CHURCH, Season Six, Episode Six Part One

CHURCH, The Television Show

Season Six

Episode Six Part One

 

    “Is your nephew selling drugs out of his house in Metro North?” The Iron shield asked The Uncle.

    “Noodle? What are you talking about?”

    “The Gang at Majesty thinks he is.”

    “I can’t believe that’s true. Not Noodle.”

    “Well, let’s start here: Don’t always assume that you know everything.”

    “I can just ask him.”

    “No. Don’t do that. They are going to start following him around to see what he’s up to. He hasn’t been showing up for work.”

    “I didn’t know that, he doesn’t tell me anything.”

    “These people take that sort of trade very seriously.”

    “I would too. Selling drugs could get them shut down.”    

“It’s not that; it’s that they want control of it. I want you to keep an eye on him. Start checking in on him more, tell me everything that he says,” the Iron Shield manipulated.

    “Okay. I’ll let you know what’s going on next time I see you at The Indian Community College.”

    “No, that’s not a good idea. Here’s what I want you to do. Meet me on Mondays at the bookstore; meet me on Wednesdays at the library. Always bring a newspaper.”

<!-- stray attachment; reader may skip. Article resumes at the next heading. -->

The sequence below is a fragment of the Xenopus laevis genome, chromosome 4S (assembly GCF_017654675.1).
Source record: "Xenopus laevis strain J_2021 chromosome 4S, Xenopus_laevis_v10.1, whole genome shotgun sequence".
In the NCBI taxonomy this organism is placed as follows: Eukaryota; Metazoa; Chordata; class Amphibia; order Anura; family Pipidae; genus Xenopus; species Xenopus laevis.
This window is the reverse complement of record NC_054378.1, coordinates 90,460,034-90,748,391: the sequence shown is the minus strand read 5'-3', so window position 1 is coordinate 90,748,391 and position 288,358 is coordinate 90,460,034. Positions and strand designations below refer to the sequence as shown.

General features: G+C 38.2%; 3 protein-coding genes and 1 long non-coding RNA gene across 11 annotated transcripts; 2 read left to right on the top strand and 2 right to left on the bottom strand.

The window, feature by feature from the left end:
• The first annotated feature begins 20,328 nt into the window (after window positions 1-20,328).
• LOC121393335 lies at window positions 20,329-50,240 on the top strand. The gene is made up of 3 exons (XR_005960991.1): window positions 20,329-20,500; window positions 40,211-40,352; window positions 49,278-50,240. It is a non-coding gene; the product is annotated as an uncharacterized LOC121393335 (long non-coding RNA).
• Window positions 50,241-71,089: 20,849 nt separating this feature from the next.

“What’s going on? Why can’t we just talk at school?”

    “Everybody’s watching. This has got to stay very, very quiet.”

    “In Factory Town? We’re a world away.”

    “Everywhere! Just do exactly what I say and Noodle will be okay.”

    Noodle was at his house when he first started to feel the beginnings of a sore throat produced by The Barracuda’s elder killer. But he got out of bed and he started writing. It was a nearing the end of January and he wouldn’t have much longer to edit his old book about a burned firefighter before he returned to work full time and started planning the business owner network in his neighborhood. And then he went to work.

    “Do you have any open tables tonight?” A boy asked. “My friends and I would like to get one, depending on how much it costs.”

    “We can probably get you a table. The menu has our liquor prices.”

    “Can we sit on the dance floor?”

    “Not unless you want a two thousand dollar reserve – I’ll call The Hostess for you, she can tell you more.”

    The Hostess tore the laminate menu from Noodle’s hand; but Noodle didn’t care, the customer didn’t get a table anyway. Around midnight, The Dancers emerged from the dressing room and took their places upon podiums perched high above the dance floor. The Ballerina was amongst them. Noodle hadn’t seen her at work for a month.